The next decision point comes when the king’s brother, also his general, doesn’t descend on the vikings as they set up a defensive camp but, rather, decides to wait and, with amazing carelessness, apparently doesn’t post any guards around his camp, allowing the vikings to catch his army unawares in the middle of the night, slaughter his troops, and capture him.

The operative moral question is: Where is the line between the monks’ complete passivity while being slaughtered and some anything-goes strategy like, for example, shooting the vikings’ boats with flaming arrows as they sail away at the end?

In an admittedly very soft way, questions of tactics in social and political battles are of a similar sort.  Where is the line between effectively countering a damaging intellectual, ideological, and political trend and holding to propriety and maintaining respect even for opponents as human beings? The Nail Communications/RI Foundation video escalated divisions and lowered standards in an attempt to shame those who drop nasty comments online.  Does one answer that escalation in kind or model a better behavior?

Answers will vary from person to person and circumstance to circumstance, but as I told my interlocutor after Mass, readers and viewers should expect that the #WeKnowBetterRI video is about as far as I’m likely to go.



  • Rhett Hardwick

    About 15 years ago, I attended when the Vikings visited Providence. They tied up their long boats at India Point. Then had even found a direct descendant of Lief Erricsson to lead them. Unfortunately, he was a drunk and they dropped him in Iceland. The leader, Ragnar, had a number of amusing Viking jokes (When Columbus arrived in the Americas he brought the native chieftains aboard and offered them a glass of his finest Madeira. They lifted their glasses and said “Skoal”).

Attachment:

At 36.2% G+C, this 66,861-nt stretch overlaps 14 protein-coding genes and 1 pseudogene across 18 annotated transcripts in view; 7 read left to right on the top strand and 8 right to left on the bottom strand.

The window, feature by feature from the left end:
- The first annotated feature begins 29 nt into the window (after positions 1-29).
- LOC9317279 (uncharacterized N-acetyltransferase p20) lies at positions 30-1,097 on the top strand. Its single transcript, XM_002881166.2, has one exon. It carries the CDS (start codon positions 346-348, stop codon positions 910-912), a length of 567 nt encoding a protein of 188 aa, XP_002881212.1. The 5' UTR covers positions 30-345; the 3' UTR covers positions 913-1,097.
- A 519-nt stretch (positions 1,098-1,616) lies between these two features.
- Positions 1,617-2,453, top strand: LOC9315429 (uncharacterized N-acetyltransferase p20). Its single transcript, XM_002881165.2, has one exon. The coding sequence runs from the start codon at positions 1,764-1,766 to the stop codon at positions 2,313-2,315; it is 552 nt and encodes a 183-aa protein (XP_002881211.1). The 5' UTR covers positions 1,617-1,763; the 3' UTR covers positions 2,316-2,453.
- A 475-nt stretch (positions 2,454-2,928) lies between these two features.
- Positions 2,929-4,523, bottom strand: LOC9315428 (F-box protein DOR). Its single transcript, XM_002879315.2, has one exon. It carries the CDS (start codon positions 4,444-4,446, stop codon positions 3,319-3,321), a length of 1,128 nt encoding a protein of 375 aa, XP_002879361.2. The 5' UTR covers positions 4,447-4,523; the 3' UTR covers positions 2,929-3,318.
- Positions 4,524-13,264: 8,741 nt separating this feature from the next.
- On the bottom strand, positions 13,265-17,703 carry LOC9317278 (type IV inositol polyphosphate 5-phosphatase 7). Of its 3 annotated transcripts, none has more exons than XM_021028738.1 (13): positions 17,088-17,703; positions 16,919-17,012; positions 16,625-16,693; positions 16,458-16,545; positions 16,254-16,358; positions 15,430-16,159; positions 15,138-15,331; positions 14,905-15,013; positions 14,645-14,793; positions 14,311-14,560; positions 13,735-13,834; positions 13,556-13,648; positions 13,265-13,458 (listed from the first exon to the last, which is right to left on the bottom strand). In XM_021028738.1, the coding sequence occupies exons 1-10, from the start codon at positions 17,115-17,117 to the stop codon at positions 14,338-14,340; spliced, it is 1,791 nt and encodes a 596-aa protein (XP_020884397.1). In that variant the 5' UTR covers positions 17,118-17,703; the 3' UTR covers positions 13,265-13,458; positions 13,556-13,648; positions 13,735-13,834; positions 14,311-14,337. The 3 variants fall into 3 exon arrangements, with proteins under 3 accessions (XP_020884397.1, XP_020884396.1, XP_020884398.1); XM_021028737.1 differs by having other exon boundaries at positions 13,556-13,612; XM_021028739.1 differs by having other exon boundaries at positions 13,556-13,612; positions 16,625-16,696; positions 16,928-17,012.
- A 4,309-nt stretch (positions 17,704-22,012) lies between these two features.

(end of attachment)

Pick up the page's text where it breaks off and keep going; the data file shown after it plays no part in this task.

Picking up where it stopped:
I noticed a total lack of diversity in the crowd. A lot of kids, but 99% Northern European.,

    • ccreed50

      Nonsense. Plenty of diversity. Danes. Nordmenn. Picts. Anglo-Saxons. Undoubtedly Celts…they’re always up for a party…

  • Rhett Hardwick

    “Archers” Regardless of the movies, Archers didn’t make much impact until the Battle of Crecy, ca. 1350. It had to do with the development of the longbow and a lifetime of exercise to develop the strength to pull it.

    • Are you sure you don’t mean crossbows, not long bows?

      • Rhett Hardwick

        No, the crossbow was also armor piercing, but did not have the range of the longbow. A muscular bowman could get off about 8 aimed arrows a minute. A crossbow took about 3 minutes to reload. Calvary, and even infantry, can move quite a distance in 3 minutes.

  • Rhett Hardwick

    Is it the types of sites I visit, or are other being besieged with ads for shirts, coffee cups, etc, bearing the message “Deus Vult” and Knights Templar insignia?